Exploring the logs

As a developers an important part of our job sometimes is to fix problems in the different environments where our applications are deployed. Usually, this means to deal with huge log files to find where errors occur, and their stacktraces to add some context to the problem. The problem is that usually log files are verbose and contain a lot of information.

A couple of useful command to deal with this can be:

  • grep
  • zgrep

Both have the same purpose the only difference it that “grep” works with normal files and “zgrep” works with compressed (.gz) files. Usualy files are compressed due to the logs rotation scheduled in the servers. Both commands have multiple options and flags but, I am going to expose here two flags that have been useful multiple times:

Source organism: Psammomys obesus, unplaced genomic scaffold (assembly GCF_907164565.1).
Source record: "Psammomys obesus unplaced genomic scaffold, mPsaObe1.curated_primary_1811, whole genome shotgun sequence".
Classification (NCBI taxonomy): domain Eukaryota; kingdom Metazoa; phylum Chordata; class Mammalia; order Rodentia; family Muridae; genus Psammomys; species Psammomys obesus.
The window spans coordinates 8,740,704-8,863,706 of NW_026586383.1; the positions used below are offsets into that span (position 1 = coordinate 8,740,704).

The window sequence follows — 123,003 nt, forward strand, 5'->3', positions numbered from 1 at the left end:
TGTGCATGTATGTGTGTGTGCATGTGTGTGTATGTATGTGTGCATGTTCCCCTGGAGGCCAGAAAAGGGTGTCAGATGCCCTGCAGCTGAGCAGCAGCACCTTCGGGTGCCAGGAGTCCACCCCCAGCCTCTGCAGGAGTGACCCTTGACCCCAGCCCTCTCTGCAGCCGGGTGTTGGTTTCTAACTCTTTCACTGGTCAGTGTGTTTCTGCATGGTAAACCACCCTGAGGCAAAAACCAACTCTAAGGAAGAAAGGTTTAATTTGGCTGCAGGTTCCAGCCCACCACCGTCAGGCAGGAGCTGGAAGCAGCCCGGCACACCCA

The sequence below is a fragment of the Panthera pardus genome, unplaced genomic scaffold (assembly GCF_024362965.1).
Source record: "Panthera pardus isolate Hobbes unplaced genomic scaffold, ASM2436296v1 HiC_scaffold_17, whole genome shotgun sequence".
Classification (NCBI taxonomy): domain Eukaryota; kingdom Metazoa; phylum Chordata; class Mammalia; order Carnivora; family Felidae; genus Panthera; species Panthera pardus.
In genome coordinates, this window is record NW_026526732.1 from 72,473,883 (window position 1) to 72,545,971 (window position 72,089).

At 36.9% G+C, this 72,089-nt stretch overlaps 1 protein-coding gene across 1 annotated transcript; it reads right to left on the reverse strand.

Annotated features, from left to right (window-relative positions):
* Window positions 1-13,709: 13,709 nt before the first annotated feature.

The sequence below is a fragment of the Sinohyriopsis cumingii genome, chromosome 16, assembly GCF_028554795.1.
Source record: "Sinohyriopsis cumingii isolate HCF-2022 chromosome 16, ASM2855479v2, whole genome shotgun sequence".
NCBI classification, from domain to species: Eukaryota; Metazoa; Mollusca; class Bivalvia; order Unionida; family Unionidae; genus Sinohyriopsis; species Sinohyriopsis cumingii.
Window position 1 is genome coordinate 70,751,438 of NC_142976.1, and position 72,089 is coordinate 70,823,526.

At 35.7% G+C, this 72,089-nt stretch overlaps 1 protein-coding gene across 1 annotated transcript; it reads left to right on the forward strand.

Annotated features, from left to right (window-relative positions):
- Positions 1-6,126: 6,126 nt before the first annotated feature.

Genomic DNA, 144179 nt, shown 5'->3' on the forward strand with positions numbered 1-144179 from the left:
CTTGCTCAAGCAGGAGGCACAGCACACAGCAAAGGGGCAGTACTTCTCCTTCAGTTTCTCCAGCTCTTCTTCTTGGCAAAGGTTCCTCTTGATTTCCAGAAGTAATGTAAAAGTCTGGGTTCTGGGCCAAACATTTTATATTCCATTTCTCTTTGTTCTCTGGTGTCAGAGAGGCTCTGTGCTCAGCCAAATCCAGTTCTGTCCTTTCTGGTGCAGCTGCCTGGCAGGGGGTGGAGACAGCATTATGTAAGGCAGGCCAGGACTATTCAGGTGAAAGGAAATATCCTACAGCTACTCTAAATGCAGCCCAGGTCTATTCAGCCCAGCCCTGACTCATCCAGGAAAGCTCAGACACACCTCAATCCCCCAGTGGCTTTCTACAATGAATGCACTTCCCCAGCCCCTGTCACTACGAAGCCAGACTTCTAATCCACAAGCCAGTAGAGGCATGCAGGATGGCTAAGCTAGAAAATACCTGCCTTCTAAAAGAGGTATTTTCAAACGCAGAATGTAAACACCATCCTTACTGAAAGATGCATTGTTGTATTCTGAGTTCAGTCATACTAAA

• -E expr: Allow as to supply a pattern for the search.
  • -C num: Print num lines of leading and trailing output context.
  • –color: Shows the matched information in color in the terminal.

As an example we have:

zgrep --color -E '(Sending email)' myLog.log-20170621.gz
grep --color -E '(Sending email)' myLog.log
grep --color -C 25 -E '(Sending email)' myLog.log

As we can see, obviously, they can be combined.


Exploring the logs

Debugging JVM flags

Just a couple of interesting flags when we are executing/debugging a Java web based application.

First one, it is just to change the logging level without modifiying our properties file:


Second one, it is in case we are using Hibernate as ORM. It will allow us to see the executed SQL queries in the log:


They just need to be added as a “VM Options” when the server is started or the JAR file is run.

Debugging JVM flags